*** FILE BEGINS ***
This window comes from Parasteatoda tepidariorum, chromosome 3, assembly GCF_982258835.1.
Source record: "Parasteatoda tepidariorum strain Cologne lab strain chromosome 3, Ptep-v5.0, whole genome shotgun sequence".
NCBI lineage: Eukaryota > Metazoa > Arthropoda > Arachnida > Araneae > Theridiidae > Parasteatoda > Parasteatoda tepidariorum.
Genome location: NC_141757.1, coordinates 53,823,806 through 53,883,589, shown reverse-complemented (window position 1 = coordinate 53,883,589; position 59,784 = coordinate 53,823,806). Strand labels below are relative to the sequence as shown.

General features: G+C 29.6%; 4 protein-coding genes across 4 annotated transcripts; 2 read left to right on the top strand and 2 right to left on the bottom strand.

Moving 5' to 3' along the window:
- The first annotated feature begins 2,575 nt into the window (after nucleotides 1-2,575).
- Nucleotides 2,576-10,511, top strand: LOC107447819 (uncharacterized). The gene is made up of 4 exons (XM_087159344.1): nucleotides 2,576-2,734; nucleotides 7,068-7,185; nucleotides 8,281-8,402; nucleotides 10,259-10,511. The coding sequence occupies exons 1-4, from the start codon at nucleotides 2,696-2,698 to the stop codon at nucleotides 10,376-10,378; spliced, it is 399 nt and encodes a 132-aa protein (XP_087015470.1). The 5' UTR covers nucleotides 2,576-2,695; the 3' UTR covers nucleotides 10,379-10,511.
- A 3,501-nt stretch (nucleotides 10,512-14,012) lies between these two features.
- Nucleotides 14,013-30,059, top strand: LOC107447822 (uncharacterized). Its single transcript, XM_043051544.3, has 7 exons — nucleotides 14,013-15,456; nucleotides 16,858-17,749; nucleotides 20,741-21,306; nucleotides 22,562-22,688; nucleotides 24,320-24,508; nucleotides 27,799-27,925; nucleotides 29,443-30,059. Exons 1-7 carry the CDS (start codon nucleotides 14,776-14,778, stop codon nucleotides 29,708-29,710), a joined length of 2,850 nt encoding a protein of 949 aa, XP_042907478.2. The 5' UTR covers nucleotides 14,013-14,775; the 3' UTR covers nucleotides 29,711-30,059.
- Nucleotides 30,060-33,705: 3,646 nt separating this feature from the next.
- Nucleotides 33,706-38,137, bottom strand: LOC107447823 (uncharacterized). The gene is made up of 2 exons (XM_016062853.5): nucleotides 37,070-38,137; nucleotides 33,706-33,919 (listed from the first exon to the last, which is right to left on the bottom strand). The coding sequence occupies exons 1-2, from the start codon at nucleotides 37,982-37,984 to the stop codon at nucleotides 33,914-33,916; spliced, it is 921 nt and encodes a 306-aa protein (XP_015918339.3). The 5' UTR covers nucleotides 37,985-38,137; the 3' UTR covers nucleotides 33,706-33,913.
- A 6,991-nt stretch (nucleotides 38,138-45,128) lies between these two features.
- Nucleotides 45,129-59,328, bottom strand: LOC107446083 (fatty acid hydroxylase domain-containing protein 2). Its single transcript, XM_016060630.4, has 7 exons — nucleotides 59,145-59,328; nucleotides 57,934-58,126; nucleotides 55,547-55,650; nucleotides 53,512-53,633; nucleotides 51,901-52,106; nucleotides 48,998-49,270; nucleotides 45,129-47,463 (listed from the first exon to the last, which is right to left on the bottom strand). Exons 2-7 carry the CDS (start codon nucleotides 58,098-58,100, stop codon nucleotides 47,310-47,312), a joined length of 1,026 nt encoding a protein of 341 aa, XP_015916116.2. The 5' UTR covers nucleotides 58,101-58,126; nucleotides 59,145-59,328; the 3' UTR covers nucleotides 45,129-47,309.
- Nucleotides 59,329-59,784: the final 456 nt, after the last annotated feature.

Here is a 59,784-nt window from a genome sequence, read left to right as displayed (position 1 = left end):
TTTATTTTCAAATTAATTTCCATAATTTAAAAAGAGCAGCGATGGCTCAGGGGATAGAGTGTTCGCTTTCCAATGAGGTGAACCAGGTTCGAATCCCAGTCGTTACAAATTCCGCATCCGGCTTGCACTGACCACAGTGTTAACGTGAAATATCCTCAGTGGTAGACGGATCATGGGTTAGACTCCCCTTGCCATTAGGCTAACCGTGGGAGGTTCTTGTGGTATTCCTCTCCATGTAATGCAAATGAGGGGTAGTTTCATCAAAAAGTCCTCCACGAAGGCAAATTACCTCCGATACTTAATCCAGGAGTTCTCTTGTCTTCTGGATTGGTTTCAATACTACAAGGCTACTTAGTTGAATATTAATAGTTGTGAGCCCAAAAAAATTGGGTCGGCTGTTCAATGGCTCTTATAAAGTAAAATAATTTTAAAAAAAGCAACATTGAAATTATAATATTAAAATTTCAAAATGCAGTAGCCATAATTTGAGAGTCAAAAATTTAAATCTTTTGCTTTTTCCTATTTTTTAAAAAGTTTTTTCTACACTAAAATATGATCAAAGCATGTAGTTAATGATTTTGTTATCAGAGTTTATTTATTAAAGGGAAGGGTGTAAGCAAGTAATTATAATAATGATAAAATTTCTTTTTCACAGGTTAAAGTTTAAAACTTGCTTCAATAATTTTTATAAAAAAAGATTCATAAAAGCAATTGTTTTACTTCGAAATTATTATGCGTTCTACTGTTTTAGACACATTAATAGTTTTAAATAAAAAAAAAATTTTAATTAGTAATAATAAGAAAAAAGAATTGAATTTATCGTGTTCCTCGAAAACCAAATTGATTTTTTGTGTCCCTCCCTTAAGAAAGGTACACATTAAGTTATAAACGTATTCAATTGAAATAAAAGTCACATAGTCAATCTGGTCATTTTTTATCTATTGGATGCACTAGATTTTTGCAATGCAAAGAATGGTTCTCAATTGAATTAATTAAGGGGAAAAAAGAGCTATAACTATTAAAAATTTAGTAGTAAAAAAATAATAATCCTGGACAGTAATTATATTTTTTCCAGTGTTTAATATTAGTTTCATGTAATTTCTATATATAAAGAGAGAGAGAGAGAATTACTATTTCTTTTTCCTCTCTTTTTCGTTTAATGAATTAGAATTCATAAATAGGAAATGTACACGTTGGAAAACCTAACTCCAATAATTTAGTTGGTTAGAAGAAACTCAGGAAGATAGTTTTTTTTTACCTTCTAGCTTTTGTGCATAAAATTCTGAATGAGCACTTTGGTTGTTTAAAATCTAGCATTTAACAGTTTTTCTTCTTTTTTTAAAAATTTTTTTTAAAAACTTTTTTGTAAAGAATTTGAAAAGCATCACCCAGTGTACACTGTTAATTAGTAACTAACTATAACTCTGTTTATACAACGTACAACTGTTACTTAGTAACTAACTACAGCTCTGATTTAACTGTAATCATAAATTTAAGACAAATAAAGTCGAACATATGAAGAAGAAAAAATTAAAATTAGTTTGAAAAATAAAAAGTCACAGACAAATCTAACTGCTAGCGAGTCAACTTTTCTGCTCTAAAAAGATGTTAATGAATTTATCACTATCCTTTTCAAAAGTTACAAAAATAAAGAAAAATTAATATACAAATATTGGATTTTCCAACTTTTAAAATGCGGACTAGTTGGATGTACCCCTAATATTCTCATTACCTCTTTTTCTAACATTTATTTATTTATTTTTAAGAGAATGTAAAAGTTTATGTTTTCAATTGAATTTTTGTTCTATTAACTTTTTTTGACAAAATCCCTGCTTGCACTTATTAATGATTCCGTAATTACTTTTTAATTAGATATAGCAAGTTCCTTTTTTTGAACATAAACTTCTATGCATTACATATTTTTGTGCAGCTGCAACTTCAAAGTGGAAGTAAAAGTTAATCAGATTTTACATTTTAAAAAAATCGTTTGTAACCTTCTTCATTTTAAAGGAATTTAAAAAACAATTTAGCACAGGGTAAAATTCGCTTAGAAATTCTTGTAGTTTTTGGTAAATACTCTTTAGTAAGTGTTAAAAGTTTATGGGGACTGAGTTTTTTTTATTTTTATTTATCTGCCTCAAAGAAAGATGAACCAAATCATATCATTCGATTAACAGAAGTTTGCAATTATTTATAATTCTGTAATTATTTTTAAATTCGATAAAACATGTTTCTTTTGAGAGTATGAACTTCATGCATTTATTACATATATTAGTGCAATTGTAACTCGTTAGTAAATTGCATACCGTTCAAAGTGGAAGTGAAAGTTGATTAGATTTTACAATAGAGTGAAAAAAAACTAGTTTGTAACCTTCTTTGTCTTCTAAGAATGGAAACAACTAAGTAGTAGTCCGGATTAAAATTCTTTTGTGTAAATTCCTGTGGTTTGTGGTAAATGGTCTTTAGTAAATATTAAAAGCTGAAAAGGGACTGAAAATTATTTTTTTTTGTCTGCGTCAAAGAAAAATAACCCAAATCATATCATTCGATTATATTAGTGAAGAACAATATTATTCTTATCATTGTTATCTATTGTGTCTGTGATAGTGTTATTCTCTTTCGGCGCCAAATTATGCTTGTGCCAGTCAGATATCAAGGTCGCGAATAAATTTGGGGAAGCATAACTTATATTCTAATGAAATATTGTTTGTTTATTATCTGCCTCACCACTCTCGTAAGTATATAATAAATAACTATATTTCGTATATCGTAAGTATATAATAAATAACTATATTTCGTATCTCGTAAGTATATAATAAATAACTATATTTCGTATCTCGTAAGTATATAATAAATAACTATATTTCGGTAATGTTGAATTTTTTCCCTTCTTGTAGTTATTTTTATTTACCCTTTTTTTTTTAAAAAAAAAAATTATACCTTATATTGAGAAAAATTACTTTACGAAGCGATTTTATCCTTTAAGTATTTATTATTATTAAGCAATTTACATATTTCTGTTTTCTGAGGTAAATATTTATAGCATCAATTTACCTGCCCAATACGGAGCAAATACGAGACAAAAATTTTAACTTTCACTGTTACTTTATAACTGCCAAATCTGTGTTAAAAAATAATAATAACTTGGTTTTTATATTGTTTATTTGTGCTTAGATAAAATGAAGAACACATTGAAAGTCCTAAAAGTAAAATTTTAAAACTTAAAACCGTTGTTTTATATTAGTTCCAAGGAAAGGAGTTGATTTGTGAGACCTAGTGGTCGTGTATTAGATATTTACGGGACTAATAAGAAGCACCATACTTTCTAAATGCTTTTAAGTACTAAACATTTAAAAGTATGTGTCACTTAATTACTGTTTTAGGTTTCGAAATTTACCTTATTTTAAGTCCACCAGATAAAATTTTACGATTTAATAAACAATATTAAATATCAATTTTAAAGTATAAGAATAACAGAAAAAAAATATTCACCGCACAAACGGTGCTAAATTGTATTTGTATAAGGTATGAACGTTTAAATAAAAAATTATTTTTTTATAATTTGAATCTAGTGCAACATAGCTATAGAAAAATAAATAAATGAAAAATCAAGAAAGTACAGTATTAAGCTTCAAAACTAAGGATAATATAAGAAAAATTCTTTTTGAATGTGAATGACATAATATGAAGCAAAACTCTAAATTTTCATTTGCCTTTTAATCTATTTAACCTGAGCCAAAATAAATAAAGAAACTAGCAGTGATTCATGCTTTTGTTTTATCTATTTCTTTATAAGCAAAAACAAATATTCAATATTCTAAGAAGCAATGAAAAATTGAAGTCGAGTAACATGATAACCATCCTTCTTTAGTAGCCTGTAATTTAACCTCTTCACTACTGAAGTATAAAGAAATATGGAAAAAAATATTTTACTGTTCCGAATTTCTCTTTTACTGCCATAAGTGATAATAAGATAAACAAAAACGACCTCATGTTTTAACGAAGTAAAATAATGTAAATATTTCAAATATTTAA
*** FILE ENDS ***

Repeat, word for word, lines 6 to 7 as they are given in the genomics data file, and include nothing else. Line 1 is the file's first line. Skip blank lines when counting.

Moving 5' to 3' along the window:
- The first annotated feature begins 2,575 nt into the window (after nucleotides 1-2,575).